Q: We have five good heifers we would like to keep for replacements, but we don’t have a place to keep them away from the bull. Isn’t there a shot our veterinarian can give to postpone them coming into heat?
A: Many years ago, I was at a dairy doing a monthly reproductive herd check when the owner asked me if I had read a certain book. I told him I was so busy I didn’t have time to read. He told me he didn’t either; he listened to books on tape. I told him audio books were expensive; he told me he checked them out at the library. I told him I did not have a cassette player in my truck; he told me he didn’t either. I noticed he had headphones around his neck and a Walkman on his hip. The book he asked about is long forgotten, but the lesson I learned that day has lasted more than 30 years. We often create obstacles that really are not there.
Your obstacle isn’t your heifers and when they come into heat as much as what you are doing with your bull in what should be his off-season. Find a way to remove him from your herd. Not only does this prevent those replacements from getting bred, it allows for a controlled calving season.
Specific to your question, I know of no approved, available, safe, long-term way to suppress estrus in heifers. Prostaglandins, including Lutalyse and Estrumate, can terminate pregnancy in the first three to four months. But, this might need to be done several times. Keep in mind, later-term-induced abortions can often lead to retained placentas, and this could decrease subsequent fertility.
Q: What size needle do you recommend for giving cows shots?
A: To some degree, this depends on where you are giving the injection and what it is. Start with placement. Injections should always be given in the neck. If so labeled, they should be given under the skin, or subcutaneously (SQ).
Concerning needle size, I recommend the smallest gauge needle possible. Large needles make bigger holes, are more painful and cause more damage, and product can leak back out. I use 20-gauge, ¾-inch needles for SQ vaccinations on calves. With adult cattle, or when administering thick medications, I use a 16-gauge with a ¾-inch needle. I only use needles once. This means they are sharper when you use them, and it eliminates any risk of spreading disease in the herd. For intramuscular injections, I recommend an 18-gauge, 1- to 1½-inch needle. If the product is very thick, I may use a 16-gauge needle, but I find very little need for this size now with products currently on the market.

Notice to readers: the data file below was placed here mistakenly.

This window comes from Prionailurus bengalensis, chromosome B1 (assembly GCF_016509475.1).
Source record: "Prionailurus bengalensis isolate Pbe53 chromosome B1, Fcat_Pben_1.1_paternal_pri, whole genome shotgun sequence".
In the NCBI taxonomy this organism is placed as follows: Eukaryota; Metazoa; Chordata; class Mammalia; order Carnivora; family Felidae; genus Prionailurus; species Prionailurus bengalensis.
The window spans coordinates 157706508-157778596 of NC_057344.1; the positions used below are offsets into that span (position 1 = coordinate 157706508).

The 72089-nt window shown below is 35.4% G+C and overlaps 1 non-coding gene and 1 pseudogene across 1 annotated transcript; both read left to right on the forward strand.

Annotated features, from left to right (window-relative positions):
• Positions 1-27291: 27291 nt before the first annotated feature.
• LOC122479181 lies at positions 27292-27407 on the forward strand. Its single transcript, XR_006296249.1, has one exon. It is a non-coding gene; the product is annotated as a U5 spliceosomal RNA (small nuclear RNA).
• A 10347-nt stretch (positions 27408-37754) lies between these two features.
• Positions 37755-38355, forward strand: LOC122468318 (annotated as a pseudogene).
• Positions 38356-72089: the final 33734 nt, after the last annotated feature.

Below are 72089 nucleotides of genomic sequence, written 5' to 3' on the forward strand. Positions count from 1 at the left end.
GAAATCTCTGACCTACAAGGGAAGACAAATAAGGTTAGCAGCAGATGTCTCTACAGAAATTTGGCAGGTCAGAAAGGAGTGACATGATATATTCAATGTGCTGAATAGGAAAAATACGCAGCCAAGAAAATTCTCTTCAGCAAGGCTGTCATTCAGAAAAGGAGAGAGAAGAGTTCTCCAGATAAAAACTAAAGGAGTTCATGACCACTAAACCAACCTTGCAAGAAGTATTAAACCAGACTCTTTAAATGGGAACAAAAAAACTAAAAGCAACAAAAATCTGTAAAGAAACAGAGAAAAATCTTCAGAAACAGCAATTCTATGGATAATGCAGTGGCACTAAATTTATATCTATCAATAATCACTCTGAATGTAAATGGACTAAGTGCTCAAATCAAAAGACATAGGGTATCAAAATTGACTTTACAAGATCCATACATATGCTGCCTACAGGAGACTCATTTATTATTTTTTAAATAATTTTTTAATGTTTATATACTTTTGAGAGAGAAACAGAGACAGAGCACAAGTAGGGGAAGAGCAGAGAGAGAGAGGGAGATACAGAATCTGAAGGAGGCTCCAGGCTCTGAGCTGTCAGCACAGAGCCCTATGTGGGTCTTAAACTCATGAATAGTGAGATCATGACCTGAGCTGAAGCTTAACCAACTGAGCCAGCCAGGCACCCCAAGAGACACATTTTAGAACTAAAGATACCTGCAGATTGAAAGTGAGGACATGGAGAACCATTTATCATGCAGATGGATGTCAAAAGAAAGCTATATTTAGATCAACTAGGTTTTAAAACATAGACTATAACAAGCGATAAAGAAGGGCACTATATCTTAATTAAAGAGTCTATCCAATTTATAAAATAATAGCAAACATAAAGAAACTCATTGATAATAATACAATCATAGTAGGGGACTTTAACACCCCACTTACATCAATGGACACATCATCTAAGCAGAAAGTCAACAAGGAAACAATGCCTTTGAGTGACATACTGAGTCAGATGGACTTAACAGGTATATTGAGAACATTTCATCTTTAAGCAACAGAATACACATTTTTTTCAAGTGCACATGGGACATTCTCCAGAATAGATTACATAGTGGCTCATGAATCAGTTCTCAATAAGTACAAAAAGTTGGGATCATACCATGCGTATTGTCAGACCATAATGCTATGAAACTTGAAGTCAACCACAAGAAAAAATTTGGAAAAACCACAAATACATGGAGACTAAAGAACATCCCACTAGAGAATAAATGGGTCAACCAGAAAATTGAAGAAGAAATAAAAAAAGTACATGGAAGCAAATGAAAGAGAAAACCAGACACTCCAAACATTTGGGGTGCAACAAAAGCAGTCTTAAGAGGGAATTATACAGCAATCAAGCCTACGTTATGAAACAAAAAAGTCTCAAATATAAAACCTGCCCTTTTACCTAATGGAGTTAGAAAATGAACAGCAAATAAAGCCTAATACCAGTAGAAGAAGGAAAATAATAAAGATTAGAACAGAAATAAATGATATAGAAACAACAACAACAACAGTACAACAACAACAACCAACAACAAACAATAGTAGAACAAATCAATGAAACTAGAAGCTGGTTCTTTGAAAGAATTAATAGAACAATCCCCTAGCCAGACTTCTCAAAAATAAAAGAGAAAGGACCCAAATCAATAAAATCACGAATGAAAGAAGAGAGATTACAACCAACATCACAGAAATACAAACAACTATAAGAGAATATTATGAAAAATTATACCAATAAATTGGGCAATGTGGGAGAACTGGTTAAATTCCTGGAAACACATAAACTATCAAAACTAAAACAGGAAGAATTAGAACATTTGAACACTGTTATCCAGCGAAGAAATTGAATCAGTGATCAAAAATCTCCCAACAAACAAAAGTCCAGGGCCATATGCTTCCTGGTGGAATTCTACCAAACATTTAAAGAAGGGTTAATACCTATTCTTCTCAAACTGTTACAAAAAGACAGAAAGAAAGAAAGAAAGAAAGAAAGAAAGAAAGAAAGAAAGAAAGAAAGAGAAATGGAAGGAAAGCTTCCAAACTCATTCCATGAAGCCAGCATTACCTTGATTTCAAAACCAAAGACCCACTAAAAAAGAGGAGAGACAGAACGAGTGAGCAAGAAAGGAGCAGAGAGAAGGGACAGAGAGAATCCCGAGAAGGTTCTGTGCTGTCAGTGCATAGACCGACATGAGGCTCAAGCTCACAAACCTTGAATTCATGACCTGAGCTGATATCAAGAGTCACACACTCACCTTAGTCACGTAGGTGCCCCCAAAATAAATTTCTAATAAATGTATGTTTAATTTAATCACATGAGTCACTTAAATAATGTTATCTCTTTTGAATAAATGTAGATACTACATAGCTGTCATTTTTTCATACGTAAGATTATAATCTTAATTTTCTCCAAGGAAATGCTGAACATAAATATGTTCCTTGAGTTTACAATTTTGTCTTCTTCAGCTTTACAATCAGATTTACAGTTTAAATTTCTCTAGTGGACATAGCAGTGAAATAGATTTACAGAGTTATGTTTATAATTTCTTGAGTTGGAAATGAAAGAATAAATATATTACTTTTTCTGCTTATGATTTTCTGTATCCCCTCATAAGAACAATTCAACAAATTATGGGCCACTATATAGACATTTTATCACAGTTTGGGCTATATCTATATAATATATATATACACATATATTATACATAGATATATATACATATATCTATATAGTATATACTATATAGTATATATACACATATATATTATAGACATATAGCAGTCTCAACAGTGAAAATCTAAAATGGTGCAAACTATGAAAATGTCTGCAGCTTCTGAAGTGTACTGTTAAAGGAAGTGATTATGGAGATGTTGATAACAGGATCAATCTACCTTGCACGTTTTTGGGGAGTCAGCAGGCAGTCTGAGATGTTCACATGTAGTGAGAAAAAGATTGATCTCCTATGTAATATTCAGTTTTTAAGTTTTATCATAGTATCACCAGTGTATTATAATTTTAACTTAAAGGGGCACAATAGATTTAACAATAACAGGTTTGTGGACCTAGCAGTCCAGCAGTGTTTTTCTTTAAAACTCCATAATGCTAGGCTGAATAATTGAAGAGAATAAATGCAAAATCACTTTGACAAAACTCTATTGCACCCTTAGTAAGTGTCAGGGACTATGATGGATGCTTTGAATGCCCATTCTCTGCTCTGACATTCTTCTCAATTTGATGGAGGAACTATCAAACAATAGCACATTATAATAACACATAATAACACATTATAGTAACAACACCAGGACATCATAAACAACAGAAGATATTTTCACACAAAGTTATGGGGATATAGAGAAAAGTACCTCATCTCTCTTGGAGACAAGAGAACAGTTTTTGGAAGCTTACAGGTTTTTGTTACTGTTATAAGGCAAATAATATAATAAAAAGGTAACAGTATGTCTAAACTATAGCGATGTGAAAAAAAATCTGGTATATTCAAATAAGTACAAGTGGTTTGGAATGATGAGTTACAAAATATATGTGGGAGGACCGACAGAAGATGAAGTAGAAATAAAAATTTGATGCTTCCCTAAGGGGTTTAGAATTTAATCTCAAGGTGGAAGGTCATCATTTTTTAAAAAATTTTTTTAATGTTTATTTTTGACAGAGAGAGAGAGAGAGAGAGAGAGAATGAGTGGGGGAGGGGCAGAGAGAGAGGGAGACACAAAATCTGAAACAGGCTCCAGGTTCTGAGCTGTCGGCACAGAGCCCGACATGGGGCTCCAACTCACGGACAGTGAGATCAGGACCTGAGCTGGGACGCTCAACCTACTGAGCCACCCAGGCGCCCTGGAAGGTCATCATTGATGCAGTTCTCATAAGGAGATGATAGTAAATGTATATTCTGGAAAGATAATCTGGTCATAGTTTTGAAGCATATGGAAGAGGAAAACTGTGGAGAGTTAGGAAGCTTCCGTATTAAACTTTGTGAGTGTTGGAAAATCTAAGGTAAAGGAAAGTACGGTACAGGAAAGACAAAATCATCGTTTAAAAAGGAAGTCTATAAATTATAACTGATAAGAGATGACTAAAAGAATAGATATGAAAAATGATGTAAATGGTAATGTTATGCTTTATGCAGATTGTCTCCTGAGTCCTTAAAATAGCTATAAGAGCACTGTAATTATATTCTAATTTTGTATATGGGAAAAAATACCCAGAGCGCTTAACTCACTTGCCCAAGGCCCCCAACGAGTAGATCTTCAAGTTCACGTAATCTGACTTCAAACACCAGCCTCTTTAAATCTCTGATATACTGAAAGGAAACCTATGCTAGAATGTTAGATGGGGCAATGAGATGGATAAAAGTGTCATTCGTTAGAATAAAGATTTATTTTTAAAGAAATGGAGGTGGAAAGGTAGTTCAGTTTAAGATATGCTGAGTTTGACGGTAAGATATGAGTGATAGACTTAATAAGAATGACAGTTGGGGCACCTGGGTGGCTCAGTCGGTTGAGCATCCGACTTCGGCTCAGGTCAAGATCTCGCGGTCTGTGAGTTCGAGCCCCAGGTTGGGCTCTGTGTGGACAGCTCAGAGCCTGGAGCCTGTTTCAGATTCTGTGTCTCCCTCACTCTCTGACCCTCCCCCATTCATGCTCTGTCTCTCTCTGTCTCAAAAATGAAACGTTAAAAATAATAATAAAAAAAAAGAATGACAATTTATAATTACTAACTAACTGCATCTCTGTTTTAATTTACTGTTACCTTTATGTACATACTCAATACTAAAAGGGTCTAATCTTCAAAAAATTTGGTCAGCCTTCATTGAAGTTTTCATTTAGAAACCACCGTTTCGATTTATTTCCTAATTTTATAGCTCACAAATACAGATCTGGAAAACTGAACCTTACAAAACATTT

Another key to good injection technique is proper restraint. Never inject more than 10 milliliters at one site, and never inject through a dirty hide. If you don’t use a clean needle every time, change them out at least every 10 head. A clean needle is critical every time you pull up vaccine or medication. Never use bent or burred needles. At the end of the day, my motto is “needles are cheap; cows are not.”
If you have not done this already, I highly recommend becoming Beef Quality Assurance (BQA) certified. Needle size and proper vaccination protocol is a big part of the training. BQA saves the cattle industry millions, if not billions, of dollars through reduced damage to valuable cuts of meat. It also helps reduce the incidence of disease. Most states have BQA meetings where you can become certified, and there is an online program, as well (www.bqa.org).
Q: Last fall, we banded a bull and later found we missed one testicle. We rebanded him, and he became lame on one leg. He fell over and just laid there. We cut the band after about 5 minutes, but he died an hour later. What do you think happened?
A: I can only guess at what might have happened. The calf could have sustained damage to the nerves or spinal cord while in the chute. This would explain the lameness and, if the damage were severe enough, it could lead to death.
I have had to deal with several of these cases, and it is tough to remove the remaining testicle surgically when you miss one at banding. There is often a lot of scar tissue, and it is very traumatic to the animal.
It is possible the main artery to the testicle ruptured, and the calf bled out into the abdomen. An embolus or blood clot that moved to the lungs or brain is another possibility that would have caused death.
We will never know for certain what happened. This highlights how important it is to make sure you have both testicles and nothing else below that when you band calves.
Please contact your veterinarian for questions pertaining to the health of your herd. Every operation is unique, and the information in this column does not pertain to all situations. This is not intended as medical advice, but is purely for informational purposes.
Write Dr. Ken McMillan at Ask The Vet, 2204 Lakeshore Dr., Suite 415, Birmingham, AL 35209, or email firstname.lastname@example.org.
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